For what its worth. I had to dig up along side my concrete septic tank this fall because of broken pipes that were leaking. The top of the tank was approximately 2ft below the surface. The two leaking pipes were 3ft and 6ft below the surface. Approximately 40 years ago after the tank was installed my parents planted a white cedar (Thuja occidentalis) and a lilac (Syringa) over the edge of the tank. During the process of digging up the tank there were no unusual concentrations of roots on any feature of the tank that I could see or in the surrounding area. The majority of roots encountered were in the top 18" and were relatively small. A large tree may have caused problem. Expanding roots of perhaps a large poplar tree or something similar in size could certainly crack a concrete tank but these relatively small trees (cedar is 25 ft high and the lilac 10 ft) did not appear to be causing nor had the potential to cause problems in the future.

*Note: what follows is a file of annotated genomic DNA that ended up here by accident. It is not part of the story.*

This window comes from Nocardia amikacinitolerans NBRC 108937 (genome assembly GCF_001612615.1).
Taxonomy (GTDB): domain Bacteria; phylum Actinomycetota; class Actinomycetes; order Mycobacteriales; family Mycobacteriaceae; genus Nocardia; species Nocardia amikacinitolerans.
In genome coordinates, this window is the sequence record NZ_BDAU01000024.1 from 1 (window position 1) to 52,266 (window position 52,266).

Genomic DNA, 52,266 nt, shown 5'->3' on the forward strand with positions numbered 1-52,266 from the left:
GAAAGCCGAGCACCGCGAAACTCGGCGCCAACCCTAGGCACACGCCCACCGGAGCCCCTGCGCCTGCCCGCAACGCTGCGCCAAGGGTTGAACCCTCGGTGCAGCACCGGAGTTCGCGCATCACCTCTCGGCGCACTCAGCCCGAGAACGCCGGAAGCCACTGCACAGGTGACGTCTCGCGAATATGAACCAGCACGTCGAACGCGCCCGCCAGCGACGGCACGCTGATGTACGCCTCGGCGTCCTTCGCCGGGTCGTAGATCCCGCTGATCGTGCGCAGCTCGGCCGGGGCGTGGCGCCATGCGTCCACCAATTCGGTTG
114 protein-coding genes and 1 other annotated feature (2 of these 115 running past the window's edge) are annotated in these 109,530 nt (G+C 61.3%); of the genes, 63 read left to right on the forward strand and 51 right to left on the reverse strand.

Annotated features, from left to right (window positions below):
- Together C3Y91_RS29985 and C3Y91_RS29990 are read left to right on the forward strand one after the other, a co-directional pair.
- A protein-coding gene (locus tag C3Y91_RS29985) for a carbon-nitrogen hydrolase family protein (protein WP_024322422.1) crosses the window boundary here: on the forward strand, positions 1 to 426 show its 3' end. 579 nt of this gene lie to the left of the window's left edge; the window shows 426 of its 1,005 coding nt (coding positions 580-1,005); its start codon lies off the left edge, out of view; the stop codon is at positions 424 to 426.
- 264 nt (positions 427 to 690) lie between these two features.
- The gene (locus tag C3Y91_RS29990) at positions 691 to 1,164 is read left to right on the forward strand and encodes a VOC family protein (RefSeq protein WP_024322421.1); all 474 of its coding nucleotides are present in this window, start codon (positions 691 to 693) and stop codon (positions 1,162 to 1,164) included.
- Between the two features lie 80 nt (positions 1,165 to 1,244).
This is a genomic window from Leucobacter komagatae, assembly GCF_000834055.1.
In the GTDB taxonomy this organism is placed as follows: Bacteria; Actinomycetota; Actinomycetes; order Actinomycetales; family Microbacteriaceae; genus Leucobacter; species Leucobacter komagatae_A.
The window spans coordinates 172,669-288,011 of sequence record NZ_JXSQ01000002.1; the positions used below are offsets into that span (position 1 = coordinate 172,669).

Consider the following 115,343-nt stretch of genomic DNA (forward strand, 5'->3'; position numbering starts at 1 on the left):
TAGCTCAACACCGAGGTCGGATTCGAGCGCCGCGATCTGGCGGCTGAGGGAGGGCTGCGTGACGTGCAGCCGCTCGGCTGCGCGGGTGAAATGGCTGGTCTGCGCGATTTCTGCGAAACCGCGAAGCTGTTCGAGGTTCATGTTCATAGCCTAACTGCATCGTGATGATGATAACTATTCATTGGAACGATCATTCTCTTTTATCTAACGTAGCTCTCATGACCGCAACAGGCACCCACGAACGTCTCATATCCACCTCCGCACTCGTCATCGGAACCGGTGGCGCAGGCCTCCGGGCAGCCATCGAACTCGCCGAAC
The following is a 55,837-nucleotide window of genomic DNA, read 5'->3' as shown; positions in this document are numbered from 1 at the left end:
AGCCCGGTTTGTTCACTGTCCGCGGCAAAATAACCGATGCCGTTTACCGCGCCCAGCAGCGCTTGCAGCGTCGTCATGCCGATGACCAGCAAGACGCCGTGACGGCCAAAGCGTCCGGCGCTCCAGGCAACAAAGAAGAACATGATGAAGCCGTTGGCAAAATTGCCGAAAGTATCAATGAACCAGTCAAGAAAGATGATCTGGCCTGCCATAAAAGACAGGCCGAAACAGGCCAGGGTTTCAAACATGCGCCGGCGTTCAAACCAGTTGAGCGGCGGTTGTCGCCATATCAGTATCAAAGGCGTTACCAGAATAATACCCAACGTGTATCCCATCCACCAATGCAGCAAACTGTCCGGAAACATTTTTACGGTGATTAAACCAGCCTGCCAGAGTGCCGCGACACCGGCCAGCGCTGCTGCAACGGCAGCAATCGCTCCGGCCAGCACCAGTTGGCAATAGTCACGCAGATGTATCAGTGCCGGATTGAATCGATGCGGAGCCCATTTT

I am not making any recommendations just commenting on what I observed in this situation. Perhaps the potential of having to destroy a valuable food producing tree decades down the road to accomplish septic repairs is also a consideration.
Not to be the dissenting voice here, but there is more to this than just NO...
Trees do not crush septic tanks, lift sidewalks, crack rock or the related events they are so often contributed to doing. Trees, (99.9'% of them) like other botanicals, encapsulate what they grow over or on. They do very little penetration of a closed system...though some species can be more invasive than others....Willow for example can be very invasive and do a great deal of searching with there roots for water. When the find it, they can clog a system in short order if there is any leaks...leaks be the key focus...